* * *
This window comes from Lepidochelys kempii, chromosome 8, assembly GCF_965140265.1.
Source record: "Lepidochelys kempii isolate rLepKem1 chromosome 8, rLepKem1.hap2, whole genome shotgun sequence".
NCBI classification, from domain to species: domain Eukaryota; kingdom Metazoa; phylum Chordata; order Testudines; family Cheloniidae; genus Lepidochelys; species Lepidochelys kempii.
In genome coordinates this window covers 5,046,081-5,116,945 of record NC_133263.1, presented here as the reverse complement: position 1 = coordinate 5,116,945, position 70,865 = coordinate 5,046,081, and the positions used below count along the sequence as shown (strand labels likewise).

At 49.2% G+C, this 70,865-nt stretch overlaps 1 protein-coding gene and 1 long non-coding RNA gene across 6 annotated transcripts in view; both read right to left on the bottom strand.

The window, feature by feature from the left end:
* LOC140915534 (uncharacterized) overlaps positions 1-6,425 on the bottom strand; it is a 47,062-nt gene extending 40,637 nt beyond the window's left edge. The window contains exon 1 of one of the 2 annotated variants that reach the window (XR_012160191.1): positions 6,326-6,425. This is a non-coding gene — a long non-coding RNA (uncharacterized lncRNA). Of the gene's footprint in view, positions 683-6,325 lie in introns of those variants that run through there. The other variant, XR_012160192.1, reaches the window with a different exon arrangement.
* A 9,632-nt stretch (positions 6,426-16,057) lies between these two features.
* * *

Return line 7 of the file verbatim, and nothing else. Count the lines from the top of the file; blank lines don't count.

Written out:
* LOC140915534 (uncharacterized) overlaps positions 1-6,425 on the bottom strand; it is a 47,062-nt gene extending 40,637 nt beyond the window's left edge. The window contains exon 1 of one of the 2 annotated variants that reach the window (XR_012160191.1): positions 6,326-6,425. This is a non-coding gene — a long non-coding RNA (uncharacterized lncRNA). Of the gene's footprint in view, positions 683-6,325 lie in introns of those variants that run through there. The other variant, XR_012160192.1, reaches the window with a different exon arrangement.